||Last Updated: Nov 12th, 2006 - 20:38:00
The US government found that soft lunch boxes with vinyl linings may contain lead, a toxic metallic element that can cause damages to the brain and believed to be particularly harmful to children.
The Food and Drug Administration have told lunch box makers to find better material for lunch boxes. But safety officials say there is no immediate danger associated with use of the lead-containing lunch box, suggesting that no acute effects would be experienced by the vinyllunch boxes contaminated with lead.
While it is unknown if use of the tainted lunch boxes would have a long term effect, The Consumer Product Safety Commission tested the vinyl lunch boxes and found that children would have to lick contaminated fingers 600 times a day for 15 to 30 days to get poisoned, meaning the lead contamination from the lunch boxes is nearly impossible.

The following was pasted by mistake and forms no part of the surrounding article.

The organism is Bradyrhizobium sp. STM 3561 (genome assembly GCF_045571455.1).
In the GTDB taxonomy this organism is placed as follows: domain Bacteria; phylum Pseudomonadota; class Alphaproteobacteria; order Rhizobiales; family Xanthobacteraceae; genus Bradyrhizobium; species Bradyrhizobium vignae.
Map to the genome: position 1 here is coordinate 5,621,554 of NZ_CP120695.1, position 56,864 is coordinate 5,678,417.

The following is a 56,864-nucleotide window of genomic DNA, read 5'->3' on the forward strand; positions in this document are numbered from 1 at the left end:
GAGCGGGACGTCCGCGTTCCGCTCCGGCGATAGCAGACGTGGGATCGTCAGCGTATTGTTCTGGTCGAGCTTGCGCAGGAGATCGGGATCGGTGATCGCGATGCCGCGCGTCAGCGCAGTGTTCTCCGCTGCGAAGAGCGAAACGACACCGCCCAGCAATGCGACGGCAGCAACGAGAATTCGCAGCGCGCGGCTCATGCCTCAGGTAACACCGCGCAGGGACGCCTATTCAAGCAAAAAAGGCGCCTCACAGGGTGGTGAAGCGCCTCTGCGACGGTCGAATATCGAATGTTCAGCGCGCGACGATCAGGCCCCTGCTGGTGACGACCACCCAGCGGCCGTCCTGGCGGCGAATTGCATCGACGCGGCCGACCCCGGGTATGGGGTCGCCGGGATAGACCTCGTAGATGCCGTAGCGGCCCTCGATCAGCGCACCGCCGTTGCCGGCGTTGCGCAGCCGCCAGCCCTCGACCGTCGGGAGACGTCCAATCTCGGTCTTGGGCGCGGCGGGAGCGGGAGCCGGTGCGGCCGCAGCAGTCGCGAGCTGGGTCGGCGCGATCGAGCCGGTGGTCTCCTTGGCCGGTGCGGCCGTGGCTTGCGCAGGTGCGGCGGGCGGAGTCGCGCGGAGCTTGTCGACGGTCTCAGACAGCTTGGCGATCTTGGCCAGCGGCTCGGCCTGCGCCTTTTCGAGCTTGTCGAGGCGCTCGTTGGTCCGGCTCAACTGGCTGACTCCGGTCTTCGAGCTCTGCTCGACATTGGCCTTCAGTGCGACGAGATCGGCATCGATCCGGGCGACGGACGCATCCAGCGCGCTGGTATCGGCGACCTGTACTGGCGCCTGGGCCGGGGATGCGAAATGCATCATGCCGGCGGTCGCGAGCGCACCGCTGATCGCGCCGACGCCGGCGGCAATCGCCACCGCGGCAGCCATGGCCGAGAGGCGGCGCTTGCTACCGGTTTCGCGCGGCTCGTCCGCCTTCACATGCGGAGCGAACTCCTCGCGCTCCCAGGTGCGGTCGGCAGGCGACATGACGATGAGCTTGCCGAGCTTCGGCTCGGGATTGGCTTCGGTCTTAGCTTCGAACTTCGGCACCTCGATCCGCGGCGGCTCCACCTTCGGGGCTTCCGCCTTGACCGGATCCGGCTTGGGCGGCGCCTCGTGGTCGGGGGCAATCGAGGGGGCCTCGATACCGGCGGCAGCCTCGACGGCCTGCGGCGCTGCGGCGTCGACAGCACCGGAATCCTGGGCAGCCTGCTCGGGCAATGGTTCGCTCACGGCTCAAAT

The lead contamination of certain children's vinyl lunch boxes is not news. In August 2005, The Center for Environmental Health - an Oakland California based environmental health advocate- was filing a lawsuit against makers of retailers of soft vinyl boxes that can exposed children o harmful levels of lead. The organization claimed that some children's luncheon boxes contain dangerous levels of lead.
In addition to lead, consumers fear that soft vinyl plastic used for lunch boxes may also have other toxic chemicals such as p hthalates, which are widely used in cosmetics and personal care products, including perfume, hair spray, soap, shampoo, nail polish, and skin moisturizers. They are also used in consumer products such as flexible plastic and vinyl toys, shower curtains, wallpaper, vinyl miniblinds, food packaging, and plastic wrap, according to http://toxtown.nlm.nih.gov/text_version/ chemical.php?name=phthalates.
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